DRIVE: Kruger National Park, like all the national parks we visited across southern Africa, can be visited with a guide or you can simply self-drive through the park, stopping whenever and wherever you may choose. We entered Kruger at the Pafuri Gate in the far north and spent three days / two nights driving south through the park.

STAY: We spent our first night at the delightful Tsendze Rustic Camp, which wasn't rustic in the slightest and provided a great kitchen and toilet facility. You book all your campsites on the Kruger website and plan your route out there.

DO: Go on a self-drive safari through Kruger National Park, spotting as many wild animals as possible.

READ MORE: A Guide to Kruger National Park

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Driving into Kruger National Park

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Elephant spotting

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Zebra crossing

Another elephant in the beautiful Kruger landscapes

Day 14 - Kruger National Park

South Africa

Our second day in Kruger was dedicated purely to driving from north to south, self-driving and trying patiently to find as many animals as possible.

DRIVE: Whilst Kruger was certainly the most developed and best maintained national park we visited, we found the paved roads, while easy to drive, actually to be a detriment to animal viewing as the animals all avoided the areas or ran away as we approached in our car. We looked up the best bush routes to drive through the park (we highly recommend S39!), getting off the paved roads and back onto the gravel and, while they were bumpier to drive, that’s where the animals came out in full force.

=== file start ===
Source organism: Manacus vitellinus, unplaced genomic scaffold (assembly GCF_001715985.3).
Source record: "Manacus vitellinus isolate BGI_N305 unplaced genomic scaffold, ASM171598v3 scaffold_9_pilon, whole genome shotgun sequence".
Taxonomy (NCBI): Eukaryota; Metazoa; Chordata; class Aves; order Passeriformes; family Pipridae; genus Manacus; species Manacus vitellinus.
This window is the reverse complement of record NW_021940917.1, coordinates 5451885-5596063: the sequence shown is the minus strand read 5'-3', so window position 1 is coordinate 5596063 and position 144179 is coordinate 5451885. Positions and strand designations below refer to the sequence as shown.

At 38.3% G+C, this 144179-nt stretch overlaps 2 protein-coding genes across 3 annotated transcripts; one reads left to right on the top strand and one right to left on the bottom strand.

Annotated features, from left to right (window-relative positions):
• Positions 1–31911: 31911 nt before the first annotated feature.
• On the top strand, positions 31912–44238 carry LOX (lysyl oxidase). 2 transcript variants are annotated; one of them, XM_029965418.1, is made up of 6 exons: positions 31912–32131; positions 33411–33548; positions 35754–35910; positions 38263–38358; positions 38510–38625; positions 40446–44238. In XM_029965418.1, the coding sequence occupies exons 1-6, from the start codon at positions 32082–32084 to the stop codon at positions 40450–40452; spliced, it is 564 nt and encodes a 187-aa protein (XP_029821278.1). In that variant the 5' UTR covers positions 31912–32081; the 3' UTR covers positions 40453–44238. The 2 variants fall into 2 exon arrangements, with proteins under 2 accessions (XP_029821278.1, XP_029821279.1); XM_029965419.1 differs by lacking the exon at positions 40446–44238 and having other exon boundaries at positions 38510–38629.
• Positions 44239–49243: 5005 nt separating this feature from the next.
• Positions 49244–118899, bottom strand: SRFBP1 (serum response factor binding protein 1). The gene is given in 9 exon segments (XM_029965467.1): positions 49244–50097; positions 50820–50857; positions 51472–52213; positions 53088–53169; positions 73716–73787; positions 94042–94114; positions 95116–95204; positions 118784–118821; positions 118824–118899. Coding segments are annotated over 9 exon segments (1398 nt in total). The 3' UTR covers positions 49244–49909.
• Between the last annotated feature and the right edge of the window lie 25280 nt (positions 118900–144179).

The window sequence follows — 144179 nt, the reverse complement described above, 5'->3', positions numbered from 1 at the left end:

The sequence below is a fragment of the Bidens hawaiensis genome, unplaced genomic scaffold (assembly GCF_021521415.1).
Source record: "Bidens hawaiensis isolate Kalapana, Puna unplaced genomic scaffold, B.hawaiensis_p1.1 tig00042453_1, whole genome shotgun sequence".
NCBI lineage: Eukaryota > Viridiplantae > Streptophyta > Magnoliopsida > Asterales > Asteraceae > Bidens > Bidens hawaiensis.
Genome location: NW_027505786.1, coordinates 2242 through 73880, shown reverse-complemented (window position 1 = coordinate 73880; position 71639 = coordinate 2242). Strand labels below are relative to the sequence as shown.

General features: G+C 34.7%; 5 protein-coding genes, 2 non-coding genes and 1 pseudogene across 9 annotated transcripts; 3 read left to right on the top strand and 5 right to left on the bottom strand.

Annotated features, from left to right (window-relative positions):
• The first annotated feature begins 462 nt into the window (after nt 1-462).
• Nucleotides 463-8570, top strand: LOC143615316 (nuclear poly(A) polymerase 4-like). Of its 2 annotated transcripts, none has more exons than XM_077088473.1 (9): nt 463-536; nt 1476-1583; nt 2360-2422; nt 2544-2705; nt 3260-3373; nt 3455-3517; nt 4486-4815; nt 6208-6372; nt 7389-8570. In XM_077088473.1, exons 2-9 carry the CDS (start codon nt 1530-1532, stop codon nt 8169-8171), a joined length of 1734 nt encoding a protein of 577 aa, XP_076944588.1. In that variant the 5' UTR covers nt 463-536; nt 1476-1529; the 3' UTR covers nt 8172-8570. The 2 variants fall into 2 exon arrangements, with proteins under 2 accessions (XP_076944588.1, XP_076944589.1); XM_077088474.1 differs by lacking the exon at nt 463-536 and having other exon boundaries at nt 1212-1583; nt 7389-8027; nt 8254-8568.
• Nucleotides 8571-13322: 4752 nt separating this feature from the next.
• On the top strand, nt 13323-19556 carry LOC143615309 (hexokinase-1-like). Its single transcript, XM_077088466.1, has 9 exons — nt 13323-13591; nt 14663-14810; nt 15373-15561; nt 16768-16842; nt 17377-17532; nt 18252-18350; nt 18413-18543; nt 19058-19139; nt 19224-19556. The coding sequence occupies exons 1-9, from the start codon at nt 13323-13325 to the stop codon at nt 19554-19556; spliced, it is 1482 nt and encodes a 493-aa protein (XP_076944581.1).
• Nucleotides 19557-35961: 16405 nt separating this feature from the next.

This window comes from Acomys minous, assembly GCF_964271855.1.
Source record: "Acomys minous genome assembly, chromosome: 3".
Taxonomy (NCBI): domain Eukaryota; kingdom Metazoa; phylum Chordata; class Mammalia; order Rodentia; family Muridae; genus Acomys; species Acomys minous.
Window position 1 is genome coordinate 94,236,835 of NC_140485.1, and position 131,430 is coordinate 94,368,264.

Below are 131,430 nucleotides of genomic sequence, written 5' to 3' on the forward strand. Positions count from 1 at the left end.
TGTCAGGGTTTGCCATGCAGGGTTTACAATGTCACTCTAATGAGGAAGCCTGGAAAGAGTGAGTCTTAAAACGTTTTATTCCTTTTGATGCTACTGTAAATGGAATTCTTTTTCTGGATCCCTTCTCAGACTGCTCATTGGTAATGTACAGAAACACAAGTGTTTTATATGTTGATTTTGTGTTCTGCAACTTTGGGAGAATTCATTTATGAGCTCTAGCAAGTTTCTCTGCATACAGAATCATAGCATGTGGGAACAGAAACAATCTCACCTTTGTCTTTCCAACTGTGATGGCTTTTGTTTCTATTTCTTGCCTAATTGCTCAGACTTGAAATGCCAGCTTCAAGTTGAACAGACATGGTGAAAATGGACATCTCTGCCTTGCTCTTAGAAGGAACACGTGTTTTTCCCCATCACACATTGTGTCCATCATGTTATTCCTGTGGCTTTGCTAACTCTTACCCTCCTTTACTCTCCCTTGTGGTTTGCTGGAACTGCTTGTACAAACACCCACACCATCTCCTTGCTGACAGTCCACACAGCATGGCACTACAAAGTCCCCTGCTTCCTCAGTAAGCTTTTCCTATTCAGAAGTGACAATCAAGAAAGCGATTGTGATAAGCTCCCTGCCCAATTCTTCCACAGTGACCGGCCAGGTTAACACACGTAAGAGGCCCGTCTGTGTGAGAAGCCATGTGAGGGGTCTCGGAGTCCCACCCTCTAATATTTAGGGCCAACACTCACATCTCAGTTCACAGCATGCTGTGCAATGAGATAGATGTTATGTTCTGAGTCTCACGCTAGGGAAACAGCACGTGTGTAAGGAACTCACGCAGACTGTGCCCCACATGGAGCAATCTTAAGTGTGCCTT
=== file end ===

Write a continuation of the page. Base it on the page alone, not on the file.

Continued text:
STAY: We spent our second night at the Skukuza Camp which is the largest in the park and feels a bit more on the touristy/family-friendly side, complete with pools, spas and restaurants... You book all your campsites on the Kruger website and plan your route out there.

DO: Continue your self-drive safari through Kruger National Park, spotting as many wild animals as possible.

READ MORE: A Guide to Kruger National Park

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Elephant crossing

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A buffalo, one of the most dangerous predators

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A plain full of griaffes

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2 lions!! A major highlight

Day 15 - Kruger National Park to Eswatini

South Africa to Eswatini

We left the incredible Kruger National Park behind to make our way towards our final stop in South Africa: the revered Panorama Route, a 160km loop near Graskop connecting mountain passes, waterfalls, hikes, viewpoints and other incredible natural formations of the region. We only had a short time window with which to drive the route so picked three spots to stop at but found it to be one of the highlights of our entire roadtrip. From there, we drove southward to our sixth and final country of the roadtrip, the tiny little Eswatini, a nation completely landlocked by South Africa and offering breathtaking panoramic mountainous views.